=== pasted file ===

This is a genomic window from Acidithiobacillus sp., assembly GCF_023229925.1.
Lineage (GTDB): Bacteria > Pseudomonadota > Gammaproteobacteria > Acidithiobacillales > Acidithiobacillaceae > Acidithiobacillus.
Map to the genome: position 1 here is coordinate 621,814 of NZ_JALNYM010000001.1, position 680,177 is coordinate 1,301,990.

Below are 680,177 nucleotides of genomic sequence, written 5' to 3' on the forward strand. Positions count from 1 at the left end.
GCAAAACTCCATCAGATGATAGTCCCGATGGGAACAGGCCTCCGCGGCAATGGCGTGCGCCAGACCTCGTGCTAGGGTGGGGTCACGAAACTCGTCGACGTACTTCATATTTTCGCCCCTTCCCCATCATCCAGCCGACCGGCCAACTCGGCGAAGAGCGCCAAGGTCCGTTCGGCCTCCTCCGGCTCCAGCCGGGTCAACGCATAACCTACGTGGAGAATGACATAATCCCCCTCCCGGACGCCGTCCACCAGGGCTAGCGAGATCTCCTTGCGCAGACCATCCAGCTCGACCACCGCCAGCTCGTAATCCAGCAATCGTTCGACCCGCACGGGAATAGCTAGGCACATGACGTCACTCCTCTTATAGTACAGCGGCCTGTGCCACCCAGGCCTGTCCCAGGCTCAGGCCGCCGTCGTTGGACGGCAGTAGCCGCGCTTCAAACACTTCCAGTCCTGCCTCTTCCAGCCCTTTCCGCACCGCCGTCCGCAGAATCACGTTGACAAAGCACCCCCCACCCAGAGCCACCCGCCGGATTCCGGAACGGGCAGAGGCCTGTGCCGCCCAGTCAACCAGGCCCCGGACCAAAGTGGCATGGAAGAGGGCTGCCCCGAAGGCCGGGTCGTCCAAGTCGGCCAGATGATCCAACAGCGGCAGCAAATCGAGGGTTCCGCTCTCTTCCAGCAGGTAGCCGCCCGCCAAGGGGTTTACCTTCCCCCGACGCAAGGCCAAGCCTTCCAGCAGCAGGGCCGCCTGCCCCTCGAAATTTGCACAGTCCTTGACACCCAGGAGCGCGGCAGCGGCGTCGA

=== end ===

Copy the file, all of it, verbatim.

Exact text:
This is a genomic window from Acidithiobacillus sp., assembly GCF_023229925.1.
Lineage (GTDB): Bacteria > Pseudomonadota > Gammaproteobacteria > Acidithiobacillales > Acidithiobacillaceae > Acidithiobacillus.
Map to the genome: position 1 here is coordinate 621,814 of NZ_JALNYM010000001.1, position 680,177 is coordinate 1,301,990.

Below are 680,177 nucleotides of genomic sequence, written 5' to 3' on the forward strand. Positions count from 1 at the left end.
GCAAAACTCCATCAGATGATAGTCCCGATGGGAACAGGCCTCCGCGGCAATGGCGTGCGCCAGACCTCGTGCTAGGGTGGGGTCACGAAACTCGTCGACGTACTTCATATTTTCGCCCCTTCCCCATCATCCAGCCGACCGGCCAACTCGGCGAAGAGCGCCAAGGTCCGTTCGGCCTCCTCCGGCTCCAGCCGGGTCAACGCATAACCTACGTGGAGAATGACATAATCCCCCTCCCGGACGCCGTCCACCAGGGCTAGCGAGATCTCCTTGCGCAGACCATCCAGCTCGACCACCGCCAGCTCGTAATCCAGCAATCGTTCGACCCGCACGGGAATAGCTAGGCACATGACGTCACTCCTCTTATAGTACAGCGGCCTGTGCCACCCAGGCCTGTCCCAGGCTCAGGCCGCCGTCGTTGGACGGCAGTAGCCGCGCTTCAAACACTTCCAGTCCTGCCTCTTCCAGCCCTTTCCGCACCGCCGTCCGCAGAATCACGTTGACAAAGCACCCCCCACCCAGAGCCACCCGCCGGATTCCGGAACGGGCAGAGGCCTGTGCCGCCCAGTCAACCAGGCCCCGGACCAAAGTGGCATGGAAGAGGGCTGCCCCGAAGGCCGGGTCGTCCAAGTCGGCCAGATGATCCAACAGCGGCAGCAAATCGAGGGTTCCGCTCTCTTCCAGCAGGTAGCCGCCCGCCAAGGGGTTTACCTTCCCCCGACGCAAGGCCAAGCCTTCCAGCAGCAGGGCCGCCTGCCCCTCGAAATTTGCACAGTCCTTGACACCCAGGAGCGCGGCAGCGGCGTCGA